In May 2020, the BAC recommended to the QAC Commissioners strategic uses for federal CARES Act funds made available during the COVID-19 pandemic, leading to June 2020 approval of broadband expansion to unserved areas in District 1. This project was completed at the end of December 2020.
CARES Act funding also enabled building a public wireless network on public lands, parks and libraries, to bring broadband to additional unserved and underserved communities. This project, in partnership with Atlantic Broadband, was cut short due to staffing cuts at the company, and the only project completed was a Wi-Fi network at the 4-H Park.
In January 2021, the BAC submitted nine applications for a federal grant to expand existing broadband networks for QAC’s three fiber ISPs: Atlantic Broadband, ThinkBig, and Talkie Communications. Pending approval, this expansion will cover a few hundred residences.
In addition, the BAC drafted for Commissioners’ approval letters of recommendation for ISPs to apply to the Maryland State Broadband Infrastructure Grant Program. This program allows the ISPs to apply without County involvement.
Also, the American Rescue Plan Act was recently voted into law as a part of federal pandemic relief efforts, and communities across the nation will be receiving resources for broadband.
See this map. The BAC estimates that approximately 4,000 residences of the County are unserved or underserved.
There are many reasons why an area does not have broadband access, but the three most common reasons are funding, geography, and density. ISPs will only provide service in the areas they can get a return on their investment. If the housing isn’t dense enough in a particular area, it may not be fiscally responsible for them to provide their service there. The rougher the terrain, the higher the installation cost. The County has no jurisdiction over what companies do; however, as noted earlier, QAC works with companies on public-private partnerships to expand broadband access countywide.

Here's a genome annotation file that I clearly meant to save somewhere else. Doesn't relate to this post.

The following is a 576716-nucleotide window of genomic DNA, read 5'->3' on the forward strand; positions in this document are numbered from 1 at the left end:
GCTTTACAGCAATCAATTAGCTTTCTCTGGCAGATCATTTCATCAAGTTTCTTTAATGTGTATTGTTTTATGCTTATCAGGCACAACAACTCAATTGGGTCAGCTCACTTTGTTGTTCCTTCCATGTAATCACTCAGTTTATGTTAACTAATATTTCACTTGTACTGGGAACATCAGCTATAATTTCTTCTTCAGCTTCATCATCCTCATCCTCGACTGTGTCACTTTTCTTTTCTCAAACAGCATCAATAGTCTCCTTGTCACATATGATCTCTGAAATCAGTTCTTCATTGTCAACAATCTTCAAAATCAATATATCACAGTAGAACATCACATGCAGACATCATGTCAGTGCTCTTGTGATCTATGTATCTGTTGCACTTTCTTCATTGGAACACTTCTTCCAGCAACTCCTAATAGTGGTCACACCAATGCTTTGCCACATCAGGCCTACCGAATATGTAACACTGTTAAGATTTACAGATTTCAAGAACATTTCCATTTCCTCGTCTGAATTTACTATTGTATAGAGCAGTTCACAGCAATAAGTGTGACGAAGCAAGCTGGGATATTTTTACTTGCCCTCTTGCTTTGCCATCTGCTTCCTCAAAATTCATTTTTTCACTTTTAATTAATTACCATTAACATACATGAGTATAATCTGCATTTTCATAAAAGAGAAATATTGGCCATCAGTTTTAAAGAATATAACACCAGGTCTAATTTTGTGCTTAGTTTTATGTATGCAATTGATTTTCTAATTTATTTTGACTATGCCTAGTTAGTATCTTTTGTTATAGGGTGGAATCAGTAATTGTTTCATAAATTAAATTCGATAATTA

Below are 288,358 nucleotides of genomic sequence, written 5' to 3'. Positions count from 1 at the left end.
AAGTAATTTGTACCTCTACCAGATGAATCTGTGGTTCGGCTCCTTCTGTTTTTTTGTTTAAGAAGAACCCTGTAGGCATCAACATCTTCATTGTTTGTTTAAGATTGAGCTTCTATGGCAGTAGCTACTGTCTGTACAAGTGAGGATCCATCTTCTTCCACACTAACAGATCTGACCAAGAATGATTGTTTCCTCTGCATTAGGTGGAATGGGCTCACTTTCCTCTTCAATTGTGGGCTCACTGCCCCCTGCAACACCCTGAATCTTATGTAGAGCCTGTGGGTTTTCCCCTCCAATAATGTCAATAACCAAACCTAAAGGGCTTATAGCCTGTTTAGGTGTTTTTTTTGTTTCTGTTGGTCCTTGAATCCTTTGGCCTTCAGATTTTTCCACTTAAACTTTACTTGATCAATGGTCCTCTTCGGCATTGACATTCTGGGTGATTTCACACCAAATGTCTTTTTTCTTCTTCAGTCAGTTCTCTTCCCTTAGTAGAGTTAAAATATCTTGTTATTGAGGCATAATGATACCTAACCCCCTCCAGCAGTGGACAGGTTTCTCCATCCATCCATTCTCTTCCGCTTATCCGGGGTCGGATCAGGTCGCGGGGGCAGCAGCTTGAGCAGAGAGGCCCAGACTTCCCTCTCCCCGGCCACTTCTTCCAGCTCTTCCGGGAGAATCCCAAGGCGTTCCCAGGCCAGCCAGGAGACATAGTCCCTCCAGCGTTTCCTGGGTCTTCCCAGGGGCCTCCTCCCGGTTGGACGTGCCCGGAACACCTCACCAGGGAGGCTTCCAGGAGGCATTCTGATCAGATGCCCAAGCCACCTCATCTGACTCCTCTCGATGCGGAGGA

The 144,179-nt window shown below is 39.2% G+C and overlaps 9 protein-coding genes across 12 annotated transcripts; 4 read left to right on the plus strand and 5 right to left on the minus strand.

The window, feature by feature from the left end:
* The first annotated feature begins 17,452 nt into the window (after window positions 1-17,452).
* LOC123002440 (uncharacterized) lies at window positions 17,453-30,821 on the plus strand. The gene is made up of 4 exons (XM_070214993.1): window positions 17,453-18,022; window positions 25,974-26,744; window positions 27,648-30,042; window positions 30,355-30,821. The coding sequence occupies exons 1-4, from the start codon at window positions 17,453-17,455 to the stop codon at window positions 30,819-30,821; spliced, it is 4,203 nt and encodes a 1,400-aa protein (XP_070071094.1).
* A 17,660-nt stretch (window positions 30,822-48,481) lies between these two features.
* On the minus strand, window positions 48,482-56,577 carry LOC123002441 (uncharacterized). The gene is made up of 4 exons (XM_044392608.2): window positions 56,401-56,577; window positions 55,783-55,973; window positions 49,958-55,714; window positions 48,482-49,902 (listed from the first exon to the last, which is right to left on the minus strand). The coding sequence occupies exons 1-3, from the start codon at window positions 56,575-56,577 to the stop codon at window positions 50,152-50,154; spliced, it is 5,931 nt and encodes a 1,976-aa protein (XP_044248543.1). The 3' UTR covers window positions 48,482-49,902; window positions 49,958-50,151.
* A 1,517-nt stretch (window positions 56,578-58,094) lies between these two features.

QAC does not prohibit any ISPs from bringing their services anywhere in the County. However, the BAC has learned that because Atlantic broadband has a non-exclusive franchise agreement with QAC to provide cable television services, other ISPs do not see a suitable return on investment. They would have to convince a large proportion of current Atlantic Broadband subscribers to change from their current provider to a new service. Overbuilds are more typical in extremely densely populated areas where more infrastructure is available.
ISPs are typically willing to work with you to have you dig your own trenches for them to install their fiber. The BAC suggests reaching out to your closest ISP (see list at end) to see what their specifications are and who they might recommend for this work if you don’t have heavy digging equipment available yourself.
You can help the County’s broadband access grow! Lobby your community leaders and legislators and give examples. Email your Commissioner with concerns or ideas and/or email your elected representatives. You can also participate in surveys (see links below) that show you are un or underserved. These surveys are used to determine where demand is greatest. You can also participate in a BAC meeting to express concerns and stay engaged in what is happening with broadband locally.